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New U.S. Law Allows Passport Seizure For Unpaid Taxes

Congress pass law allowing passports to be seized for US citizens who have unpaid taxes

Under an Orwellian new law expected to take effect in January 2016, the State Department will be able to block American citizens from leaving the country by seizing all passports belonging to people who owe taxes. 

The list of delinquents will be compiled by the Inland Revenue Service (IRS) and will consist of anybody who owes at least $50,000 in unpaid federal taxes.

Pressfortruth.ca reports:

The rule has already been passed in similar versions by the House of Representatives and the Senate. This plan happens to be tucked-away within a highway-funding bill, H.R. 22, that is now scheduled before a conference committee and they are expected to pass it in just a few weeks.

It is alleged that the new rule is not going to apply to a taxpayer who is already in the process of resolving any tax debt with the IRS. This includes anyone who already has a payment installment plan established, as well as those individuals who choose to challenge and are engaged in contesting their debts in court.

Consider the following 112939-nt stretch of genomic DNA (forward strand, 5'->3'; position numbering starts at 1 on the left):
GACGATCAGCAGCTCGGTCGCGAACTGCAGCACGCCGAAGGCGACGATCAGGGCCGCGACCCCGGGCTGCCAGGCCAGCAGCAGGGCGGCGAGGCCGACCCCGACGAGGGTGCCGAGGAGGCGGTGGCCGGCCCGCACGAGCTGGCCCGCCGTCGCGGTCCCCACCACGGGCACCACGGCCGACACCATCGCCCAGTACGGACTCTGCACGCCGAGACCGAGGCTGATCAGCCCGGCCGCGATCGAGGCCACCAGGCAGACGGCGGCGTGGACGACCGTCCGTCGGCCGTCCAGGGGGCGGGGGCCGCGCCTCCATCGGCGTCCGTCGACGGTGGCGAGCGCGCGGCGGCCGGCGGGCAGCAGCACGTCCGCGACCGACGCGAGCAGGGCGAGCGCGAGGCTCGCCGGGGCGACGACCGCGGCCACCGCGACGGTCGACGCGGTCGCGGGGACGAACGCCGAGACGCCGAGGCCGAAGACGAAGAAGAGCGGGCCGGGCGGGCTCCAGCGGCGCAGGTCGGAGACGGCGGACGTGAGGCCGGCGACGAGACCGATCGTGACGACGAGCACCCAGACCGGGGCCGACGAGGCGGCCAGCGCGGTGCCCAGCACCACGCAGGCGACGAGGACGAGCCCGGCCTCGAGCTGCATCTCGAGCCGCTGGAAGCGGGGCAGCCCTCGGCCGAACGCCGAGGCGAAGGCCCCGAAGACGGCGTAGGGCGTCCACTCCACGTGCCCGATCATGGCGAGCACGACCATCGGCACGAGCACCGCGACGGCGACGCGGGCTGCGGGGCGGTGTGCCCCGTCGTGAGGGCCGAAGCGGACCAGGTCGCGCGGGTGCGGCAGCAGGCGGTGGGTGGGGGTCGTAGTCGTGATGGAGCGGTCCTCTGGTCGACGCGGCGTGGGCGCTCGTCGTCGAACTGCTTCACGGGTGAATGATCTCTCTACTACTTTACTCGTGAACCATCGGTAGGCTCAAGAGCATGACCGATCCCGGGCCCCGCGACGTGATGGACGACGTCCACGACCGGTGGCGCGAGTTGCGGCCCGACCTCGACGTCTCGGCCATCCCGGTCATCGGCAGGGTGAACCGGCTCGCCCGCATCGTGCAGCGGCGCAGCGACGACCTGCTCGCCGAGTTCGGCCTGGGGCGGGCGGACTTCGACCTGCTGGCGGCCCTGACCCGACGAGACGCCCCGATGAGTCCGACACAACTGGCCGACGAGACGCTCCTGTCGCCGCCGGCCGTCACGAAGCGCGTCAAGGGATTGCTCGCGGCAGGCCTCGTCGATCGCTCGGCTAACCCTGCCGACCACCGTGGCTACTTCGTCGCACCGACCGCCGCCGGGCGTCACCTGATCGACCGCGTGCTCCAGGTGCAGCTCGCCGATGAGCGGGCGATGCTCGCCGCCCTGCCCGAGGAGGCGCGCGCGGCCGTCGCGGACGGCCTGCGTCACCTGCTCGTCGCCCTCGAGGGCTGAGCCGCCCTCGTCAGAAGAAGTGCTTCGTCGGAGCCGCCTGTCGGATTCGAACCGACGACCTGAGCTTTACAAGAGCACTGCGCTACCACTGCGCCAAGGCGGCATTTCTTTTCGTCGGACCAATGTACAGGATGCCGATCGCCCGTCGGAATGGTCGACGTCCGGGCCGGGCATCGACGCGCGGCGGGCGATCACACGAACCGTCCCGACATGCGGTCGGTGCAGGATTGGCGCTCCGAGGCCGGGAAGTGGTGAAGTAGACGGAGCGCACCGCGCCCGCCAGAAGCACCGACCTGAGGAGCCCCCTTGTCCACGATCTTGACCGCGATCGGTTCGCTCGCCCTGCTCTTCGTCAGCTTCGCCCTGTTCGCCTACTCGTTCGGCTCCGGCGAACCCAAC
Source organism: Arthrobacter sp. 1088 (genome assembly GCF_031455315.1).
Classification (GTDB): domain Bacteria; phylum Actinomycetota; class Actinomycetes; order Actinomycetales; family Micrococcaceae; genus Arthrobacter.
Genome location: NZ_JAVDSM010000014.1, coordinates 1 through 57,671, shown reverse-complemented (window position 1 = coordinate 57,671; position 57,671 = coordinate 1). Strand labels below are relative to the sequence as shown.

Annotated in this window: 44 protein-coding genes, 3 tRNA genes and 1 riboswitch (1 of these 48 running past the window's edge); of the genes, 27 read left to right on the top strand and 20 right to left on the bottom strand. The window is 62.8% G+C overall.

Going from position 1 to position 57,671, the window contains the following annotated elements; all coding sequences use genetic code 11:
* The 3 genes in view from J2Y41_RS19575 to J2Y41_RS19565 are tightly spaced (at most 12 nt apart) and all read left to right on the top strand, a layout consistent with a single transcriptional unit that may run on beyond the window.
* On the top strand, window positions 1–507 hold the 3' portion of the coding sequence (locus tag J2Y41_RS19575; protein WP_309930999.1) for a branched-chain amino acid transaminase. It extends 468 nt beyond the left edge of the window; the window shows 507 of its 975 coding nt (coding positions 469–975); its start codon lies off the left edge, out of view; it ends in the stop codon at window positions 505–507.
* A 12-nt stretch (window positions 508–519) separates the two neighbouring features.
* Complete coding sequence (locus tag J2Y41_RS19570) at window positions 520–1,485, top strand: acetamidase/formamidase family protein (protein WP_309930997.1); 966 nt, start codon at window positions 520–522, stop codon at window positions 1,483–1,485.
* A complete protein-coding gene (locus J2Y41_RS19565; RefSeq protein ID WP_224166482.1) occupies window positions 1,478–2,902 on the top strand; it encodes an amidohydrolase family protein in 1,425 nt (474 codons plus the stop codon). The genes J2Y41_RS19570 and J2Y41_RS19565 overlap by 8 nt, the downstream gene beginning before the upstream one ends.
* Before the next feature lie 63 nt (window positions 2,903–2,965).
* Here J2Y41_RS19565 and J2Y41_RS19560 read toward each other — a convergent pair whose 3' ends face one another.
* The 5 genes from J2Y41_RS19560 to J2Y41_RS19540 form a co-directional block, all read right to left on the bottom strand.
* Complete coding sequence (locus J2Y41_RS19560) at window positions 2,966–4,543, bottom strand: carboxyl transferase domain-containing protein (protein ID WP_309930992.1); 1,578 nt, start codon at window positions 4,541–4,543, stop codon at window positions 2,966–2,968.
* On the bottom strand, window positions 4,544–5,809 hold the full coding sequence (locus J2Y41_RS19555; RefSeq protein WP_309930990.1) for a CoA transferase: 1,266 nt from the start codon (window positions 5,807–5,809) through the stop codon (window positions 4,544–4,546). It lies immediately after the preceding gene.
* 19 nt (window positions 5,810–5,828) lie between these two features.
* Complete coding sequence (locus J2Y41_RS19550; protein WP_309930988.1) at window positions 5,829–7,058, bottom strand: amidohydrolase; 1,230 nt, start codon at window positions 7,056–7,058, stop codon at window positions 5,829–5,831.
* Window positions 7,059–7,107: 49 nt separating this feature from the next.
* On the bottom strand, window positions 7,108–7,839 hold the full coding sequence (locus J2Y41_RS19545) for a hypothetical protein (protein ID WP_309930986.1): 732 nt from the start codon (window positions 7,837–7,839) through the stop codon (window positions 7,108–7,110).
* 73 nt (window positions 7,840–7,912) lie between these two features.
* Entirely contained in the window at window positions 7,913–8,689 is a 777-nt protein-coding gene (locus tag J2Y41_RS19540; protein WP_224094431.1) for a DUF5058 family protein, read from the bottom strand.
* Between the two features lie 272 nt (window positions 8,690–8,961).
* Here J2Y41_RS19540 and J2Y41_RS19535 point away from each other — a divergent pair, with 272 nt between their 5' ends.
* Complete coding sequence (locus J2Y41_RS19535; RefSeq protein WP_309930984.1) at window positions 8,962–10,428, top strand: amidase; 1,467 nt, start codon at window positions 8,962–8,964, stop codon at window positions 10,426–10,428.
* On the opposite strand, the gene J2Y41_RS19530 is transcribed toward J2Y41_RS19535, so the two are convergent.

The State Department has said that it could issue a passport for “humanitarian reasons” when it comes to emergency circumstances. The new law is expected to take effect early next year, and it was estimated by the Joint Committee on Taxation that it could raise over $300 million dollars over the next 10 years.

The US has also been steadily increasing the cost to a citizen who chooses to abandon and revoke their citizenship. The renunciation fee has increased over 422% and it is now going to cost you at least $2,350 to say goodbye.

Renouncing your citizenship can also prove to be problematic when you want to travel back home to visit old friends and family. On top of the basic $2, 350 fee that needs to be paid, citizens can also be expected to be slapped with an “exit tax” when they renounce.

For many however, they find the trade-off to be well worth it. An increasing number have been making the decision to trade-in their passports and opt for something better.

  • BRYinTX

    i don’t have a problem with this at all.